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Realizing the Economic Advantages of a Multilingual Workforce

Authors: Patrícia Gandára, Sylvia Acevedo
Date Published: June 01, 2016

As markets have transitioned from agricultural to industrial to what is now the information age, there are tremendous opportunities for those who can analyze, collaborate, and communicate with people all over the world while providing services in the local language of the client. These workers can compete for work in their home markets and in markets where their language fluency puts them at an advantage over those with only monolingual skills—like many in the American workforce.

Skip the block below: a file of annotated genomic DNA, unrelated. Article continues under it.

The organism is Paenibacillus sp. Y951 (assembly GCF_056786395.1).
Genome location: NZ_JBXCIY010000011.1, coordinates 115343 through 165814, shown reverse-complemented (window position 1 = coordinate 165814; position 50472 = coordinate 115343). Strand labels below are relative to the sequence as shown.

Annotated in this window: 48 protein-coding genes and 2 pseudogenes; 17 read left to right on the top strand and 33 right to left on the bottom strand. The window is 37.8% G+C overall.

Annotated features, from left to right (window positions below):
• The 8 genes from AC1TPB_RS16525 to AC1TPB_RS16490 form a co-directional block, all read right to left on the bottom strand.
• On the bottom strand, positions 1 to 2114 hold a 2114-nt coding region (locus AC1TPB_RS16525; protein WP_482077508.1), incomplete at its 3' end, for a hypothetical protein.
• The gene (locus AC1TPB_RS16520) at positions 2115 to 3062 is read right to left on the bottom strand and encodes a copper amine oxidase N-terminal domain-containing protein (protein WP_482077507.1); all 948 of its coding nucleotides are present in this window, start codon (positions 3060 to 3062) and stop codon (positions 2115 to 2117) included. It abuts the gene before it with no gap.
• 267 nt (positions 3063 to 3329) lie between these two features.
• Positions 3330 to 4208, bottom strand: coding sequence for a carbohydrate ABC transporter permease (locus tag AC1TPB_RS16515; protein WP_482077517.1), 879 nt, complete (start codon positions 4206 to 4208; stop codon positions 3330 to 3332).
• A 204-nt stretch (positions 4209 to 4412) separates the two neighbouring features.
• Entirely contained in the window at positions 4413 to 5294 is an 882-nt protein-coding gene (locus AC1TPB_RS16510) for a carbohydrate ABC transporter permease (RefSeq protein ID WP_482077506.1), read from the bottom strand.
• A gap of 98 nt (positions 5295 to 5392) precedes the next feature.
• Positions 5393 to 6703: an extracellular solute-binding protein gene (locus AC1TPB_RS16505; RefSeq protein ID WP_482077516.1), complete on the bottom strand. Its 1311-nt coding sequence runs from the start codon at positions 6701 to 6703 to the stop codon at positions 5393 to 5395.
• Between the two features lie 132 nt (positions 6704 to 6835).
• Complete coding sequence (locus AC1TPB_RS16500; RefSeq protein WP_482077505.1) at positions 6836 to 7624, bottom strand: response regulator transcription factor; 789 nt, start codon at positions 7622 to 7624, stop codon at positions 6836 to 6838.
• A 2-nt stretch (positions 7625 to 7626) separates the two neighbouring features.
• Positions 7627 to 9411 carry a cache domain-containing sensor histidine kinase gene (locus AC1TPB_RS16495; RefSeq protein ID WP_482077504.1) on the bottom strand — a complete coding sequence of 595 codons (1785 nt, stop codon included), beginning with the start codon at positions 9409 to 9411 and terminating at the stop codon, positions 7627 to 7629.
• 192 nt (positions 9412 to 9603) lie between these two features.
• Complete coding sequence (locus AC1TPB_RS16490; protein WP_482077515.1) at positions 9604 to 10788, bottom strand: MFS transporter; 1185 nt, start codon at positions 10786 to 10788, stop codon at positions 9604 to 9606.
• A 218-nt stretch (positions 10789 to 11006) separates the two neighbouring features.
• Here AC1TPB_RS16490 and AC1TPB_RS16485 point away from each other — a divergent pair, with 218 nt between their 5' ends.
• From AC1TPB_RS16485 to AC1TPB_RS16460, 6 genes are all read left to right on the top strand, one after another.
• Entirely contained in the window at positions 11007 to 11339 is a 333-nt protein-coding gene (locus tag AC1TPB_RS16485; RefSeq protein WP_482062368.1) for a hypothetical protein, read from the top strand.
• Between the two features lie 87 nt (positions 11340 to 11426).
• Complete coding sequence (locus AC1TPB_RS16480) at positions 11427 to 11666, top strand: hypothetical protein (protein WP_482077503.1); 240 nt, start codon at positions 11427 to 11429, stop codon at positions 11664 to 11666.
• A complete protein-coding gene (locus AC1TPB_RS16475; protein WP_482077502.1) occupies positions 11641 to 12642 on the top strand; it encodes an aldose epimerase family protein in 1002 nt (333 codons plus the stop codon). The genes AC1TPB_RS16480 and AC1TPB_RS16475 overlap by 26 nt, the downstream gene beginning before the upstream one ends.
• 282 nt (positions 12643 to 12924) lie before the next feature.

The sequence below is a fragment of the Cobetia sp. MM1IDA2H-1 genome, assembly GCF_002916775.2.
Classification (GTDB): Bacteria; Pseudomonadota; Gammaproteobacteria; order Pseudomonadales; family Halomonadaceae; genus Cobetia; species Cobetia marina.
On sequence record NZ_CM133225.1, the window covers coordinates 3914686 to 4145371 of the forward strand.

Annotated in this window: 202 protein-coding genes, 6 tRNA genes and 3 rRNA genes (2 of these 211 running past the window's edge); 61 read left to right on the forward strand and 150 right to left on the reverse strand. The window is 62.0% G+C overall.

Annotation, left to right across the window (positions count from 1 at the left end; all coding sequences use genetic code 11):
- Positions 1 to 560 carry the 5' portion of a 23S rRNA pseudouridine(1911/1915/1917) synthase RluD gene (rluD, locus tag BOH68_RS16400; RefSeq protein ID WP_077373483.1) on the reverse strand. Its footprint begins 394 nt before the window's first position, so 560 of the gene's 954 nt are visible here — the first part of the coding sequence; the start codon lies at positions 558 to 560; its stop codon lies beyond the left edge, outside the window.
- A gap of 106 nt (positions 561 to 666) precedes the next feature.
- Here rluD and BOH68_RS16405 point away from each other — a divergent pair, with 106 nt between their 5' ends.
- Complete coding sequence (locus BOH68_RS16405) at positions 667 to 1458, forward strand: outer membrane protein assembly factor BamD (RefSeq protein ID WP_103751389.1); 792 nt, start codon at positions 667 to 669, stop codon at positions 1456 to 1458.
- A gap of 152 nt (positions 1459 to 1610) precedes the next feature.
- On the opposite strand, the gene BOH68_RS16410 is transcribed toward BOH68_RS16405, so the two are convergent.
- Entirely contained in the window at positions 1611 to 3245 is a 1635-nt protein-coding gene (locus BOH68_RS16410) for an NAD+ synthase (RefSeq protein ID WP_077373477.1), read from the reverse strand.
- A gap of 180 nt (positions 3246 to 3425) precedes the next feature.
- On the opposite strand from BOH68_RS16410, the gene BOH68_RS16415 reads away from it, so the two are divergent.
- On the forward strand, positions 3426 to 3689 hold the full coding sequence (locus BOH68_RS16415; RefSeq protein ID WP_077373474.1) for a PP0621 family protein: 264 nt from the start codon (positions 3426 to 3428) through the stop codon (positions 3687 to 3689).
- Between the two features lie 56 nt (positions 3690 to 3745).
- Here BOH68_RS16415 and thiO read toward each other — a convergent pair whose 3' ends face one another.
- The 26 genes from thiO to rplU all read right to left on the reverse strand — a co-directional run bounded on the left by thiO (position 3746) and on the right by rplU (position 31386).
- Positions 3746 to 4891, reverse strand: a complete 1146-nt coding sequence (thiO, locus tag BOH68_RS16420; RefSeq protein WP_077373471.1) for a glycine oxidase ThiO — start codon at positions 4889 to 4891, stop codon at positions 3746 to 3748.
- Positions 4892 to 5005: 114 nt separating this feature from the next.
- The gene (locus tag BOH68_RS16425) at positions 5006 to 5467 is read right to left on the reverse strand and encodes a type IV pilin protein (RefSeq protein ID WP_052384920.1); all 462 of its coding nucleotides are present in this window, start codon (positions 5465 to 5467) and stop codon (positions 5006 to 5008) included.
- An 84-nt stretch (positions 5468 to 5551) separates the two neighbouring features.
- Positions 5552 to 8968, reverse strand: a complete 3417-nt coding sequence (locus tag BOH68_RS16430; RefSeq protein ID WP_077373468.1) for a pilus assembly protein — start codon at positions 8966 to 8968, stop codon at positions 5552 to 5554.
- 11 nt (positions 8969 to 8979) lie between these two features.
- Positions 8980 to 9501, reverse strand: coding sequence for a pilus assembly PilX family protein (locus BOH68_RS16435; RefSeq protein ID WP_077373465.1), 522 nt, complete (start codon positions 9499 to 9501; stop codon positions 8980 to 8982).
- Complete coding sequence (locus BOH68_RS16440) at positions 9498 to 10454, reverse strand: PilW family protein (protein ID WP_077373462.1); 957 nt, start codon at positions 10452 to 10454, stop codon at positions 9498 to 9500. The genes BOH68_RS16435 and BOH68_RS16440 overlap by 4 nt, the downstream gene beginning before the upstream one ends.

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The transformation of the global economy has enabled countries and businesses to provide American consumers with products and services in English without leaving their home country, thus bypassing the American workforce. The loss of these jobs to bilingual workers outside of the U.S. has made an impact on many industries— from call centers to accounting services, and even medical radiography. Ironically, as a nation of immigrants, the American workforce should be a source of unparalleled linguistic resources. Unlike the multinational bilingual workers who can compete for jobs in their home country and in the United States, Americans who speak only English are left to compete for mostly local jobs. Consequently, many American workers miss out on global business opportunities because they are competing against an increasingly skilled global workforce that is both multilingual and fluent in English. 



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